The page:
Tag Archives: paranormal

Review of Craven Street, by E. J. Stevens

I received a free Audible code for a copy of Craven Street, by E.J. Stevens.

Description from Goodreads:

The discovery of bricked up skeletal remains at 36 Craven Street point to something more diabolical than an illegal anatomy school. The tool marks on the bones, arcane sigils of great power, indicate more than mere butchery, more than enlightened experimentation. The signs, omens, and portents support the crown’s greatest fears. A great evil is being unleashed upon the gaslit streets of London, a blood-drenched shadow reaching skeletal fingers beyond the slums of Whitechapel.

We must stamp out this demonic plague for the sake of our Queen, our Country, and our immortal souls. – Cora Drummond, Whitechapel Paranormal Society 

Collecting human souls is a thankless job, nearly as tedious as acting as solicitor to the fae. But when the demon Forneus enters an opium den searching for men eager to trade their souls for the ill-smelling weed, he stumbles on a plot so devious, so heinous, he’s jealous that he hadn’t thought of it himself.

There’s nothing like a maniacal plot to unleash Hell on earth to break the boredom of immortality. – Forneus, Grand Marquis of Hell 

Review:

This would have made a great novel. But it makes a somewhat disappointing novella. I liked the characters and the premise. But too much is just sketched out, major events are simply relayed passing, and there isn’t time for the reader to get truly engrossed in the story. 

Also, as I’ve often complained, why is it that so often in such books only women are murdered? Do you suppose the demonic hordes care if the sacrifices are male or female? But invariably the victims are always women and any reference to the killer is male. The language is painfully gendered, always it seems. Once you start to notice, it’s hard to stop.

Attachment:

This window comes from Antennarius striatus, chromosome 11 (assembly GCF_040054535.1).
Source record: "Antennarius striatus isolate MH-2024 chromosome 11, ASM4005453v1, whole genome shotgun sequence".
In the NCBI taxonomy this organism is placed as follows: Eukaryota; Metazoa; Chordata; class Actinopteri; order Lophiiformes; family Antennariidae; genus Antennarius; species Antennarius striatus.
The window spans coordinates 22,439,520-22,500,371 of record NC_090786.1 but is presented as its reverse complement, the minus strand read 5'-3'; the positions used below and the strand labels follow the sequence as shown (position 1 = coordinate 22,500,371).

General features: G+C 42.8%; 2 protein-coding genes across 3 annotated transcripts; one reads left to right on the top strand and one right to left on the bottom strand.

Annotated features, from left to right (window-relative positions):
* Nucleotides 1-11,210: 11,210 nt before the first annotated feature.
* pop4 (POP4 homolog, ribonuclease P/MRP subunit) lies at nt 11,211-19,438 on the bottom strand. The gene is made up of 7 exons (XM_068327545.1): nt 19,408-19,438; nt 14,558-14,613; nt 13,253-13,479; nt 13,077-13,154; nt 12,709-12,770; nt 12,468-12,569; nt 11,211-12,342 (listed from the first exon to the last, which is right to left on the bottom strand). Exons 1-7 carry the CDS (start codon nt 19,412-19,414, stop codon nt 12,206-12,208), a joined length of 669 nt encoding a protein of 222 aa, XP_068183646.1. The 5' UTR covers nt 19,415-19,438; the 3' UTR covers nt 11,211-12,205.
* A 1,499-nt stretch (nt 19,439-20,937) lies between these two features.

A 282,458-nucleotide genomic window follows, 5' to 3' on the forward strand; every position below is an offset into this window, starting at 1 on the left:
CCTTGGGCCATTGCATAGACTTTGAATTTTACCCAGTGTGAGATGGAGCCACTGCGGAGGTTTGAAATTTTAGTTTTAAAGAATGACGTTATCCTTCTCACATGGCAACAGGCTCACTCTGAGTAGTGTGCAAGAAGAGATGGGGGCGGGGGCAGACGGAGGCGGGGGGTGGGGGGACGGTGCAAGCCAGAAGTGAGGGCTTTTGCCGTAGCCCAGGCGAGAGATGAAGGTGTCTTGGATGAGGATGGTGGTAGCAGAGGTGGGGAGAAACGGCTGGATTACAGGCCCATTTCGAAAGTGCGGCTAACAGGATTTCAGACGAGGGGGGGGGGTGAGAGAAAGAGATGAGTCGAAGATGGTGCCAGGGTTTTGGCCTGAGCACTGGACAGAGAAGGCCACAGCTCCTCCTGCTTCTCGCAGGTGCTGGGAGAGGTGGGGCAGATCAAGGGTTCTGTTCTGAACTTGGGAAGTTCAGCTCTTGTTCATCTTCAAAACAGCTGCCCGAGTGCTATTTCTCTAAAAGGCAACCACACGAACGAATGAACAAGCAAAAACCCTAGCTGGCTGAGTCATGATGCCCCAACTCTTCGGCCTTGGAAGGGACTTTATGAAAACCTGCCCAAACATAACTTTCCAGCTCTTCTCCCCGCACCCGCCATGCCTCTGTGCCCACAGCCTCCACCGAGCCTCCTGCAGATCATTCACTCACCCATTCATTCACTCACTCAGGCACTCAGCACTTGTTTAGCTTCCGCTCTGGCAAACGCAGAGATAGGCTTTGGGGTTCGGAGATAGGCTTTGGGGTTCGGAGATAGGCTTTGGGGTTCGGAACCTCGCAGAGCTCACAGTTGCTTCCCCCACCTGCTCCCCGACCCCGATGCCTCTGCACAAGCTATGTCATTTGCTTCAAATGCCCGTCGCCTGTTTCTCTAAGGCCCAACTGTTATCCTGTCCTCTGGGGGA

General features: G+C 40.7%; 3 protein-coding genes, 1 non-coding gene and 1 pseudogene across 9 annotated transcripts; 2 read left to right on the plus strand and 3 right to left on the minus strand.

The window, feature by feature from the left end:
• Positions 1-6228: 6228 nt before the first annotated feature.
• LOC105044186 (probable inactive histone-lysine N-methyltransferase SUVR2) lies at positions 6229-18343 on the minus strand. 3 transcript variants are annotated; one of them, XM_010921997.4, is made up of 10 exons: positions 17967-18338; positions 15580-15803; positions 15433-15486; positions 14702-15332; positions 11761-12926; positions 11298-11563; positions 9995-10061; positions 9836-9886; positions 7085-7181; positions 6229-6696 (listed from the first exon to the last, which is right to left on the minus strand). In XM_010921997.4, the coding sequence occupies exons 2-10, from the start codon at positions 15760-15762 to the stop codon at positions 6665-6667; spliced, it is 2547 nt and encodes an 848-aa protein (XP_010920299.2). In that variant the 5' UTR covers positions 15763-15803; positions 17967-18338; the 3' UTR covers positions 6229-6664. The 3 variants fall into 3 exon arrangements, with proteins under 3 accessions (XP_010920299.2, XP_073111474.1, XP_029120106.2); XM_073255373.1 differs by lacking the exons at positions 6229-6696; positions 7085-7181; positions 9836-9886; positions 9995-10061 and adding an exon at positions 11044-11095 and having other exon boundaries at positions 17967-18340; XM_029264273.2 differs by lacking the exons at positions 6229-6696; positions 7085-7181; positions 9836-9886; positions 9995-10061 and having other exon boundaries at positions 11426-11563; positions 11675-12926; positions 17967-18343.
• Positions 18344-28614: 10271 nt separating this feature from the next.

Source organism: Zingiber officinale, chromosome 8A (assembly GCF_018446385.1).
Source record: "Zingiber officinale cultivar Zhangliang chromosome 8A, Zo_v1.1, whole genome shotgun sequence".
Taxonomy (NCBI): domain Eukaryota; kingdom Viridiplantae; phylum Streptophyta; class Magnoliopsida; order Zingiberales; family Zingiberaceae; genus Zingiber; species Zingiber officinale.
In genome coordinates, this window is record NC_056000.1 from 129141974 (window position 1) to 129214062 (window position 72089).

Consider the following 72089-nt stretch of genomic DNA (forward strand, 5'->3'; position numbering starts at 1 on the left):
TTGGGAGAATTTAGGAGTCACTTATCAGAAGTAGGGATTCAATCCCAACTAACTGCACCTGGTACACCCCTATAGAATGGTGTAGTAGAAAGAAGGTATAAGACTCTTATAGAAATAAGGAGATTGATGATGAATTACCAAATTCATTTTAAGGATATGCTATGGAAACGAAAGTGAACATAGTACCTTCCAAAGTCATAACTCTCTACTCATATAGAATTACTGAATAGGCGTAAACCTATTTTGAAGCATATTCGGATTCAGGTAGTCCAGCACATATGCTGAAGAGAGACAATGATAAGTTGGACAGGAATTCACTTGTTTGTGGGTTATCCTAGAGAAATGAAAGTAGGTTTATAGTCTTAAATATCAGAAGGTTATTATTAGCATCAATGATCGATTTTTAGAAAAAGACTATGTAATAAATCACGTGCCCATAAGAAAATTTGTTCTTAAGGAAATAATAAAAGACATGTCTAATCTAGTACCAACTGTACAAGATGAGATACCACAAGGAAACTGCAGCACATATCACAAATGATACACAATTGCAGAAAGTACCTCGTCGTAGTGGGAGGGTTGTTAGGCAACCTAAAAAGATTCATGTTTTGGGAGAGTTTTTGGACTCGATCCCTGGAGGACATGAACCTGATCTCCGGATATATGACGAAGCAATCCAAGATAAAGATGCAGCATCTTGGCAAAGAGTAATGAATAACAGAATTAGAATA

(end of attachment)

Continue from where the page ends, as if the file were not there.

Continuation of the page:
The narrators did a wonderful job, Melanie A. Mason especially. 

Review of Crystal Gardens, by Amanda Quick

It’s mid-December and, like every December in recent memory, I have reached this point in the year and have yet to read a Q, U or X book for my author-alphabet-challenge. *Cue panic.* I did try and read Q book earlier, but ended up DNFing it for being horrible. So, I was officially without a Q book and the local library didn’t have a single one that interested me on hand. (Interest me can be defined a in the sci-fi/fantasy section.) On a whim, I thought to check the audio books. I was literally walking by the shelf on my way to the door after discovering nothing in the fantasy section. Here, I came across a light historical paranormal title by Amanda Quick, Crystal Gardens. SOLD. I didn’t even fully read the description before whisking it away to the check-out deck and home with me. 

Description from Goodreads:

Evangeline Ames has rented a country cottage far from the London streets where she was recently attacked. Fascinated by the paranormal energy of nearby Crystal
Gardens, she finds pleasure in sneaking past the wall to explore the grounds. And when her life is threatened again, she instinctively goes to the gardens for safety.

Lucas Sebastian has never been one to ignore a lady in danger, even if she is trespassing on his property. Quickly disposing of her would-be assassin, he insists they keep the matter private. There are rumors enough already, about treasure buried under his garden, and occult botanical experiments performed by his uncle—who died of mysterious causes. With Evangeline’s skill for detection, and Lucas’s sense of the criminal mind, they soon discover that they have a common enemy. And as the energy emanating from Crystal Gardens intensifies, they realize that to survive they must unearth what has been buried for too long.